While not every white man who dislikes The Last Jedi overtly dislikes its gender balance or diversity, many feel a level of discomfort with this film that they can’t name, and that expresses itself through a wide variety of odd, conflicting complaints about its filmmaking.
George Lucas, Ted Chiang, Greg Egan, Stanley Kubrick, Tom Stoppard, William Shakespeare, and Ridley Scott are all part of Matt’s magnificent theory that the play is the thing.
Rosencrantz and Guildenstern are replicants.
Characters look like people, except they exist for only the duration of a movie — only while they are necessary. They come with backstory and memories fully established but never experienced, partly fabricated for the job and partly drawn from real people known by the screenwriter. At the end, they vanish, like tears in rain.
Absolute genius! I’ll never hear Sgt. Pepper’s quite the same way again.
As always with sci-fi interfaces, the important part is telling the story, not realism or accuracy. Personally, I liked the way that the World War II trappings of Rogue One extended to communications and networking technologies.
This article examines what I thought was the most interesting aspect of Rogue One—the ethical implications for technologists.
Don’t dismiss this essay just because it’s about a Hollywood blockbuster. Given the current political situation, this is deeply relevant.
Disappointed in your cakes I am.
I giggled at quite of few of these mashups.
The newest Kirby Ferguson video looks at remixing through the lens of the newest Star Wars film.
Discover exotic places with local hosts in a galaxy far, far away.
Everything you never knew you wanted to know about the Millennium Falcon, wrapped up in one unsurprisingly insanely detailed essay from Michael.
I think I’ve shown great restraint in not linking to loads of think-pieces about Star Wars and The Force Awakens, because believe me, I’ve been reading—and listening to—a lot.
What Jessica has written here is about The Force Awakens. But more than that, it’s about Star Wars. But more than that, it’s about childhood. But more than that…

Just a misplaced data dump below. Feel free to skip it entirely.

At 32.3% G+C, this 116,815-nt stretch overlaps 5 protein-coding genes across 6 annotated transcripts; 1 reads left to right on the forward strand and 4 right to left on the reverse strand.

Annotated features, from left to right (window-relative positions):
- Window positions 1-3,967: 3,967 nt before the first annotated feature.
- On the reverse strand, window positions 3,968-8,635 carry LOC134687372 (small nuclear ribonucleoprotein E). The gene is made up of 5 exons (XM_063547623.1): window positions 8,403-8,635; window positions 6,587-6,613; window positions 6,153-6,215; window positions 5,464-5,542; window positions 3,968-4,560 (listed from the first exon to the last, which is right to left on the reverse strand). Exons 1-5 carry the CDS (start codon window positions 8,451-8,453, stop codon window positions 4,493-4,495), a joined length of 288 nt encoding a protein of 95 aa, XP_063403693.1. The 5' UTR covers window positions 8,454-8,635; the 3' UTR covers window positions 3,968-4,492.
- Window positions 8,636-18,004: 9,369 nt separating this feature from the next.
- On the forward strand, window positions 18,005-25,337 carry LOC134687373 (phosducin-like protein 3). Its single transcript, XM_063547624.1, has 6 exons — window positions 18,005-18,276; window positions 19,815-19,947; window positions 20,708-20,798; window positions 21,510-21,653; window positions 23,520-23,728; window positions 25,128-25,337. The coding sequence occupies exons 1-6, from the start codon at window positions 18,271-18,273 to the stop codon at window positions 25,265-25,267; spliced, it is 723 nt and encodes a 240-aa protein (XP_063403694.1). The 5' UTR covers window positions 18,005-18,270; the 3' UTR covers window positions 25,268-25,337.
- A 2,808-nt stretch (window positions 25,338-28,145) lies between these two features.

What I’m saying is: if you only read one thing about the new Star Wars film, read this.
Realistically, what happens when you detonate a large metallic satellite (about the the size of the second Death Star) in orbit around an inhabited world (like, say, the forest moon of Endor).
It isn’t pretty.
Who knew? The reissue of the classic thirteen-part Star Wars radio series was the first appearance of a proto-Proxima Nova.
A magnificent piece of writing from Michael, examining the influence of Sergio Leone on George Lucas.
A damning analysis of the Empire’s military strategy at the battle of Hoth, complete with illustrations. The comments are good too:
Guys, cut Palpatine some slack. He’s still in his first term as Emperor…
Why George Lucas Is the Greatest Artist of Our Time - The Chronicle Review - The Chronicle of Higher Education
Camille Paglia is apparently a Lucas apologist like me.
This is an intriguing suggestion: watch the Star Wars saga in the order IV, V, II, III, VI (notice that Episode I is missing entirely). The reasoning is very sound and well worth a read.
The final amalgam of Star Wars Uncut is an absolute joy to behold. I enjoyed every single moment of this.
Add this one to your Instapaper/Readability queue: the behind-the-scenes story of the train wreck that was the 1978 Star Wars Holiday Special.